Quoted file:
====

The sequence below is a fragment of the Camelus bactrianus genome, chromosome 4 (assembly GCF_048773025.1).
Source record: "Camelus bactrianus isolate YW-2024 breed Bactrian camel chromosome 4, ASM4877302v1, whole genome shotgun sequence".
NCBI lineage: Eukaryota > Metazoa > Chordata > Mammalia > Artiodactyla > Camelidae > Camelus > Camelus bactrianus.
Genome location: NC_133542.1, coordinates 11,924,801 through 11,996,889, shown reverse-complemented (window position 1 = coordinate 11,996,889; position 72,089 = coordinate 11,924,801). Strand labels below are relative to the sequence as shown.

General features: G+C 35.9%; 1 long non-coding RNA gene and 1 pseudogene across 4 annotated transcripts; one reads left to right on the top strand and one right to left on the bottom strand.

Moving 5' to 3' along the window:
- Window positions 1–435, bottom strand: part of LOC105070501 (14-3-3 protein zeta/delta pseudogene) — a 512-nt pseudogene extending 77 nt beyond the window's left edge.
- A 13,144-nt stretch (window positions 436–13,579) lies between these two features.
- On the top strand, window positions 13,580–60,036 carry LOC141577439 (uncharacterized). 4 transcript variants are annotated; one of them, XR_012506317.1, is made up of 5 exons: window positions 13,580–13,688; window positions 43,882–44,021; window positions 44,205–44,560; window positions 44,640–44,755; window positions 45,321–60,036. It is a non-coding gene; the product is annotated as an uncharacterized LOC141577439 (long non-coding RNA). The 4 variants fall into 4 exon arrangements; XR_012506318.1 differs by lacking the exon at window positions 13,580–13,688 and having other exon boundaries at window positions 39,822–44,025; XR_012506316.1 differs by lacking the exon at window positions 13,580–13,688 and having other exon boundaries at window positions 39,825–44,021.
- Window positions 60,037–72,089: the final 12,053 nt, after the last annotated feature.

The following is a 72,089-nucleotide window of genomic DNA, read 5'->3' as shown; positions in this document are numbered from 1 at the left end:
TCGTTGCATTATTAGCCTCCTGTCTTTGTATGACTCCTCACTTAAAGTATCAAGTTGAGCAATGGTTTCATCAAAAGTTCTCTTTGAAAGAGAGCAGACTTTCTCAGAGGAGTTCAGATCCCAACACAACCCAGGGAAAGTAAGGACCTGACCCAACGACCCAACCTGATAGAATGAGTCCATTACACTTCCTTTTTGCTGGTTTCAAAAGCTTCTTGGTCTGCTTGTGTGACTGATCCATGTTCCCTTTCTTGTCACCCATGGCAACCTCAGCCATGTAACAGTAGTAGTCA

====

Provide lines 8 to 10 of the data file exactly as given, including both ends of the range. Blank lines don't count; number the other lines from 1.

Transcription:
- A 13,144-nt stretch (window positions 436–13,579) lies between these two features.
- On the top strand, window positions 13,580–60,036 carry LOC141577439 (uncharacterized). 4 transcript variants are annotated; one of them, XR_012506317.1, is made up of 5 exons: window positions 13,580–13,688; window positions 43,882–44,021; window positions 44,205–44,560; window positions 44,640–44,755; window positions 45,321–60,036. It is a non-coding gene; the product is annotated as an uncharacterized LOC141577439 (long non-coding RNA). The 4 variants fall into 4 exon arrangements; XR_012506318.1 differs by lacking the exon at window positions 13,580–13,688 and having other exon boundaries at window positions 39,822–44,025; XR_012506316.1 differs by lacking the exon at window positions 13,580–13,688 and having other exon boundaries at window positions 39,825–44,021.
- Window positions 60,037–72,089: the final 12,053 nt, after the last annotated feature.